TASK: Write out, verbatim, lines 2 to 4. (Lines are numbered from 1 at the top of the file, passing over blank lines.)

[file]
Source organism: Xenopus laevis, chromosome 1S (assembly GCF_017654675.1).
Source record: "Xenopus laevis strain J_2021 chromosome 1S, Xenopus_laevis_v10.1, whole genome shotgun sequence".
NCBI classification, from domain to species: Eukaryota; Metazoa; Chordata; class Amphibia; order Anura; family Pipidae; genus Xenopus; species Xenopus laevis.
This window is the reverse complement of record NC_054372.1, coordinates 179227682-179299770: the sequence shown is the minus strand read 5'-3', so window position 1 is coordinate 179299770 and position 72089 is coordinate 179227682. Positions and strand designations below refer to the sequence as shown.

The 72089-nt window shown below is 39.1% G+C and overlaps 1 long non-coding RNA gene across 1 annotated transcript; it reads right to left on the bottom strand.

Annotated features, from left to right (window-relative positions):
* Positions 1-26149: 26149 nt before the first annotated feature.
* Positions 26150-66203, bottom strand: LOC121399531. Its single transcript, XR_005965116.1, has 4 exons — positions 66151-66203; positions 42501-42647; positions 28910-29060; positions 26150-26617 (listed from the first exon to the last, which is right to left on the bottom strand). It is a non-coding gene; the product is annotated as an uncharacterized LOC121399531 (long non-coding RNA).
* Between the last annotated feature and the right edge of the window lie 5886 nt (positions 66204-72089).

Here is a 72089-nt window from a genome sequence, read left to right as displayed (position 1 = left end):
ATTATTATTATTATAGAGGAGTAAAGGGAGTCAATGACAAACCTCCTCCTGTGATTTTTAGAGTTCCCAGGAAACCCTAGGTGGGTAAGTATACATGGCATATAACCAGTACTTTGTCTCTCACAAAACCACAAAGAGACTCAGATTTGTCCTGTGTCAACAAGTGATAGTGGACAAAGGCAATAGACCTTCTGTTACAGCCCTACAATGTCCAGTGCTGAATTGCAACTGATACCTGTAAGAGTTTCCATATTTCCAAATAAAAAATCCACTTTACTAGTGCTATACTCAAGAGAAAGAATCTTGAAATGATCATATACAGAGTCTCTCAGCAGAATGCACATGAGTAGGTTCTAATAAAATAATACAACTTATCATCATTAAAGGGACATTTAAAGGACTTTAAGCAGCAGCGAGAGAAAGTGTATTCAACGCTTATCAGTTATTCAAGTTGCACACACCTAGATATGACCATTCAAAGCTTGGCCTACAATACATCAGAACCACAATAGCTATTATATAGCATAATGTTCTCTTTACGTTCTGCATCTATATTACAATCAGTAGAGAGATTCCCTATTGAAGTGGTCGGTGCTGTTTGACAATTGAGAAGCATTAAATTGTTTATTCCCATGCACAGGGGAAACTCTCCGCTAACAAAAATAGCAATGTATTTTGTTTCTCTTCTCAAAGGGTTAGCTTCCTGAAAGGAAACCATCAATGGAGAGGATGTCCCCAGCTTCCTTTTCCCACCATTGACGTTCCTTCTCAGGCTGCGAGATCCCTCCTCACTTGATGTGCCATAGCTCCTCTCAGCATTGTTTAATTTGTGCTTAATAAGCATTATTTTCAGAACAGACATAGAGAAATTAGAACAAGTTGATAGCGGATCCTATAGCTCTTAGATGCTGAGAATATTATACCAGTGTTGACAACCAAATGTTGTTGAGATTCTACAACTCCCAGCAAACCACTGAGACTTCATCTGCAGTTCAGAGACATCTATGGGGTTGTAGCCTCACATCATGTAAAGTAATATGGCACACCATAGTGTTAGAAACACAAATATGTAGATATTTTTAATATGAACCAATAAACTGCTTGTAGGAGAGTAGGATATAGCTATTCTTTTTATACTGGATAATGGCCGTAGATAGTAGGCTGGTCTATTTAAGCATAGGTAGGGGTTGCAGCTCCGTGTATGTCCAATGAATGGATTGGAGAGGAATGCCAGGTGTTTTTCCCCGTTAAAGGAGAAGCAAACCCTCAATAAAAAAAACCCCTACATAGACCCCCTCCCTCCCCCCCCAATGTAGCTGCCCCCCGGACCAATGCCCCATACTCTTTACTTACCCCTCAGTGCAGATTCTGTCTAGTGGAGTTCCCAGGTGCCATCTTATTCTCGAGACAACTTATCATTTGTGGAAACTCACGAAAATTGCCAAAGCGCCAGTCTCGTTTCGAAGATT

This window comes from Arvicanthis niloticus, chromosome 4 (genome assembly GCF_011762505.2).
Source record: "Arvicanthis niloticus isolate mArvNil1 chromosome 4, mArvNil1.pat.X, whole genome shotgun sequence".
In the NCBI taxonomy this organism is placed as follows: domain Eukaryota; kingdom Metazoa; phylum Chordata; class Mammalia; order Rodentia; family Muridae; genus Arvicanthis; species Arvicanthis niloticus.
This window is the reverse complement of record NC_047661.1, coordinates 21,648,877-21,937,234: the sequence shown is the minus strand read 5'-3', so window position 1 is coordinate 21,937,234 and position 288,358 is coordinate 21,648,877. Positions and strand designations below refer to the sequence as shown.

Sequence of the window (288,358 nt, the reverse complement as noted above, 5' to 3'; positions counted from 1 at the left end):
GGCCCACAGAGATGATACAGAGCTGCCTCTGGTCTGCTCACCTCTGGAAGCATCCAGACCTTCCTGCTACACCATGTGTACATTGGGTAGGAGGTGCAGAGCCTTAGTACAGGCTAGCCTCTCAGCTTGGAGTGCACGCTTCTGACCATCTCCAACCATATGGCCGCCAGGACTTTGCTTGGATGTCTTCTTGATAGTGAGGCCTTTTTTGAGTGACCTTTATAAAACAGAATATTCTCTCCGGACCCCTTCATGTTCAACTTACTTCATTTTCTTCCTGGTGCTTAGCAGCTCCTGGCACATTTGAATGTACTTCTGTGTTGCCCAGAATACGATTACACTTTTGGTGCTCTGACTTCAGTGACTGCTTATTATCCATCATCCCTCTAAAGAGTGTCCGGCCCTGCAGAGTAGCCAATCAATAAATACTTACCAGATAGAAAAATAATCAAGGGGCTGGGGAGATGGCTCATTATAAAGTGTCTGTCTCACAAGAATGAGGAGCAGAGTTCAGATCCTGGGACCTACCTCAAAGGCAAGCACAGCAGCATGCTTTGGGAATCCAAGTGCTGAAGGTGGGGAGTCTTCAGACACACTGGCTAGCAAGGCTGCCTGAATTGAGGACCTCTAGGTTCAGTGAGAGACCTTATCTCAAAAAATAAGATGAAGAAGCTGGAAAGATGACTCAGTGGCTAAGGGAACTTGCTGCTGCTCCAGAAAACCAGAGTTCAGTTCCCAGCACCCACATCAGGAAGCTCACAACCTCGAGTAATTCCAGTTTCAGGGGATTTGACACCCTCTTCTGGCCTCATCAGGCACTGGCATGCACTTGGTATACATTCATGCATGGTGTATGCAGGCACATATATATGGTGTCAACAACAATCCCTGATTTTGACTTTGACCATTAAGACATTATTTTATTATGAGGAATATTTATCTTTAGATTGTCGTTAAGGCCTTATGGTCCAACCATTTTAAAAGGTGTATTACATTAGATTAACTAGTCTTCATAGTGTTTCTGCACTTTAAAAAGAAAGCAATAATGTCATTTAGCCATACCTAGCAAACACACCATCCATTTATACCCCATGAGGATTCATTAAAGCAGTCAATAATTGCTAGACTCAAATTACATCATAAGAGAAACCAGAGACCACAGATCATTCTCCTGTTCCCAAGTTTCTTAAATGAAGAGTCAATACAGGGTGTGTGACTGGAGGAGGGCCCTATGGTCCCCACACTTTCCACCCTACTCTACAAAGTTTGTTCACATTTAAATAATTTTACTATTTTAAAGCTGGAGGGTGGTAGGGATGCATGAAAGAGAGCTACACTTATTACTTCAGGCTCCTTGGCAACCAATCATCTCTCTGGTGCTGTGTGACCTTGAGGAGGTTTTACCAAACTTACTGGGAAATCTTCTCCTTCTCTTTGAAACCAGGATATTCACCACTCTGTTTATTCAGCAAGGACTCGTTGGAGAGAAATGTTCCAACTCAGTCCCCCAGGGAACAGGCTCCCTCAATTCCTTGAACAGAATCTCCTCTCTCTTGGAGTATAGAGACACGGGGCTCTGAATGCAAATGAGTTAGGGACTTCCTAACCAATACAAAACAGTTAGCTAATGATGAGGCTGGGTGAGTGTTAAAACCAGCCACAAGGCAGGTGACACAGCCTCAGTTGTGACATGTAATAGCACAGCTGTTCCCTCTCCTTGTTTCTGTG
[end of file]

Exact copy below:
Source record: "Xenopus laevis strain J_2021 chromosome 1S, Xenopus_laevis_v10.1, whole genome shotgun sequence".
NCBI classification, from domain to species: Eukaryota; Metazoa; Chordata; class Amphibia; order Anura; family Pipidae; genus Xenopus; species Xenopus laevis.
This window is the reverse complement of record NC_054372.1, coordinates 179227682-179299770: the sequence shown is the minus strand read 5'-3', so window position 1 is coordinate 179299770 and position 72089 is coordinate 179227682. Positions and strand designations below refer to the sequence as shown.